Henry's portrayal of various social classes develops her theme concerning the arbitrary nature of class distinctions based on who an individual's ancestors are. Kings, dukes, sultans, and other titled power holders are seen to be only as good as their actions. The horseboy Agba succeeds where the Earl of Godolphin and his groom fail. Henry reinforces this theme when Sham's pedigree gets lost and when she notes that Man o' War's ancestors include a cart horse.

For Further Reference

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Evory, Ann, ed. Contemporary Authors, New Revision Series. Vol. 9. Detroit: Gale Research, 1983. Contains a biographical information on Henry and an overview of her writing.

Henry, Marguerite. "Acceptance Paper." In Newbery Medal Books: 1922-1955, edited by Bertha M. Miller and Elinor W. Field. Boston: Horn Book, 1955. Henry's acceptance paper for King of the Wind is interesting for her comments on how she wrote the book. This entry includes a brief plot summary, an excerpt from the novel, and a biographical note by Henry's sister, Gertrude B. Jupp.

Huck, Charlotte S. "Contemporary Realistic Fiction." In Children's Literature in the Elementary School. 3d ed. New York: Holt, Rinehart, and Winston, 1979. This critical account compares Henry favorably to other writers of children's horse stories, notably Walter Farley, with comments upon Misty of Chincoteague, King of the Wind, and Mustang, Wild Spirit of the West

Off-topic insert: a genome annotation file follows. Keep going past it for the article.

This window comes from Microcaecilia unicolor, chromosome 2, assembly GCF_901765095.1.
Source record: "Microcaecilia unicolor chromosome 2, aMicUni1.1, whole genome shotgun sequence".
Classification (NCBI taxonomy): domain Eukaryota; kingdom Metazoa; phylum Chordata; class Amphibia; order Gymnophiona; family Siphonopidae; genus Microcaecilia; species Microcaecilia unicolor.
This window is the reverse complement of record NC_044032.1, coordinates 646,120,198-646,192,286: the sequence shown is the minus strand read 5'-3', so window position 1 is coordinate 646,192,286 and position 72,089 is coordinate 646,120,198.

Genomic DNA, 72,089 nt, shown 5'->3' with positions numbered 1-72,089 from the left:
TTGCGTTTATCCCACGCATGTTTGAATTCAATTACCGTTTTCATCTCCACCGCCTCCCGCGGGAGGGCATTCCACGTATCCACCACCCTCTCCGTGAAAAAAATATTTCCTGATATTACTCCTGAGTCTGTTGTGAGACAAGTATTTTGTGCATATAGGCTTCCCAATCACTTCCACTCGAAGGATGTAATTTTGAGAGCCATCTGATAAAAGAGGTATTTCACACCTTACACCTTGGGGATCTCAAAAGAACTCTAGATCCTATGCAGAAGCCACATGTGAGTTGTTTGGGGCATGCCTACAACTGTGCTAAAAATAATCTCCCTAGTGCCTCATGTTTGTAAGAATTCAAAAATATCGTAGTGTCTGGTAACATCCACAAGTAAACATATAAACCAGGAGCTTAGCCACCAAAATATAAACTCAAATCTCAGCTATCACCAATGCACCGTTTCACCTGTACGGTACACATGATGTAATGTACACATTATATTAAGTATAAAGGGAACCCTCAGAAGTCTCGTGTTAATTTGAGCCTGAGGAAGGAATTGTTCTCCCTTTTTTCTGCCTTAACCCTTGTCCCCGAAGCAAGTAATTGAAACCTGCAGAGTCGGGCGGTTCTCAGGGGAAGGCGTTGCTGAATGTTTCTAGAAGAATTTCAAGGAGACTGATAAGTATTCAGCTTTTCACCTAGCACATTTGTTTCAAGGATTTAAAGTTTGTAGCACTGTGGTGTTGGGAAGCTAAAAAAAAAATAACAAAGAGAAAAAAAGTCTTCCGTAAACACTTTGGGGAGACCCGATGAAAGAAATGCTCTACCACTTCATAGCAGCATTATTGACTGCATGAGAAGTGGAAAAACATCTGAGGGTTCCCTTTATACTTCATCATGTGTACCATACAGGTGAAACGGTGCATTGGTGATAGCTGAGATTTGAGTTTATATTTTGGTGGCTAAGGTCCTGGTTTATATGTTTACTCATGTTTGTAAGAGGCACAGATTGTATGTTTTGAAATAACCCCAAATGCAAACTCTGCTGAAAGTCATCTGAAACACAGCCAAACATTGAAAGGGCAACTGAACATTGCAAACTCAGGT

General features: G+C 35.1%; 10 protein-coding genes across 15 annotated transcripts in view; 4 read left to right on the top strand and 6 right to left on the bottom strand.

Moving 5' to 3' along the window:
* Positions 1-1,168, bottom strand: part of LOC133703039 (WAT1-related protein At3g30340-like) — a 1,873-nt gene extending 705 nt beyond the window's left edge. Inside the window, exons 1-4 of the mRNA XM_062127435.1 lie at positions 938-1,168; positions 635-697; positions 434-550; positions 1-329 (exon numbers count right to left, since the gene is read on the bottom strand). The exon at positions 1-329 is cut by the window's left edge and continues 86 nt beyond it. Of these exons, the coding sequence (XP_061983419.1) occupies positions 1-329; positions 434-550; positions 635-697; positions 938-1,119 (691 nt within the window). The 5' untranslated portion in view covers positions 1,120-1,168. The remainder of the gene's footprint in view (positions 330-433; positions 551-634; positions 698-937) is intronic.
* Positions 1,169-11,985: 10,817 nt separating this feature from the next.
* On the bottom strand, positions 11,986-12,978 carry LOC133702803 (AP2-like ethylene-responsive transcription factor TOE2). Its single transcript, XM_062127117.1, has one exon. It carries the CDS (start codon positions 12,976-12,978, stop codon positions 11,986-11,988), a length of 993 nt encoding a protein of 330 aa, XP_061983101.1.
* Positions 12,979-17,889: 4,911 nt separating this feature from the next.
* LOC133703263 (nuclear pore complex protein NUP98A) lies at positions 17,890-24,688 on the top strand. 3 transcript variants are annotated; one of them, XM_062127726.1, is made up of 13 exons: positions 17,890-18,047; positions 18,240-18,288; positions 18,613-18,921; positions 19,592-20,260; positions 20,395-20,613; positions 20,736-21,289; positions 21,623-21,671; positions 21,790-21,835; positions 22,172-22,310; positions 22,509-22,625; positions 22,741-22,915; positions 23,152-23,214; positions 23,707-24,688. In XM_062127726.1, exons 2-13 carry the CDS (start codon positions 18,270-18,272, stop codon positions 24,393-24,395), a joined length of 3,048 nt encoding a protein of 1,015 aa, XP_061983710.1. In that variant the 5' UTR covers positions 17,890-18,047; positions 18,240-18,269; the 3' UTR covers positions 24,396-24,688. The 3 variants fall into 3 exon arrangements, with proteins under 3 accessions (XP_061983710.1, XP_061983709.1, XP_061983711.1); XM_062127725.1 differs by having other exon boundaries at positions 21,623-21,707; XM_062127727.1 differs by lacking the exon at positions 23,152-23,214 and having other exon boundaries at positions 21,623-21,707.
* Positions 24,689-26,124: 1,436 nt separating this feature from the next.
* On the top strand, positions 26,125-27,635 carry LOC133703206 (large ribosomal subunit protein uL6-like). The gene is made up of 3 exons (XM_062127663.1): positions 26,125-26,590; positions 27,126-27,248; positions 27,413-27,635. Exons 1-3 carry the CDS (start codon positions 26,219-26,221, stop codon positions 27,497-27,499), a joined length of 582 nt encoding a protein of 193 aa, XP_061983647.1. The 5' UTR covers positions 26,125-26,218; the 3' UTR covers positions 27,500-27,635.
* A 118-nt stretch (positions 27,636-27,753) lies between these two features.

Kirkpatrick, D. L., and Naomi Lewis, eds. Twentieth-Century Children's Writers. 2d ed. New York: St. Martin's Press, 1983. Places Henry in the tradition of Robert Louis Stevenson, and compares her horse books to Will James's Smoky for their depth of characterization. Also contains a good assessment of Henry's use of history.

Kunitz, Stanley J., and Howard Haycraft, eds. The Junior Book of Authors. Rev. ed. New York: H. W. Wilson, 1951. Contains an autobiographical sketch in which Henry comments on her childhood and her decision to become a writer of animal books.

Mainiero, Lina, ed. American Women Writers: A Critical Reference from Colonial Times to the Present. Vol. 2. New York: Frederick Ungar, 1980. Contains a brief overview of Henry's life and work and argues that Misty of Chincoteague is Henry's best book.

Rothe, Anna, and Constance Ellis, eds. Current Biography. New York: H. W. Wilson, 1947. A brief biography containing facts unavailable elsewhere, including the existence of the original manuscript of Justin Morgan Had a Horse in the University of Vermont Archives.

Smaridge, Norah. "Marguerite Henry." In Famous Modern Storytellers for Young People. New York: Dodd, Mead, 1969. A very brief but highly informative account of Henry's life and work with interesting comments on her relationship to the illustrator Wesley Dennis.

Wilt, Miriam E. "In Marguerite Henry— The Thread That Runs So True." Elementary English (November 1954): 387-395. Comments on Henry's realism and lack of sentimentality.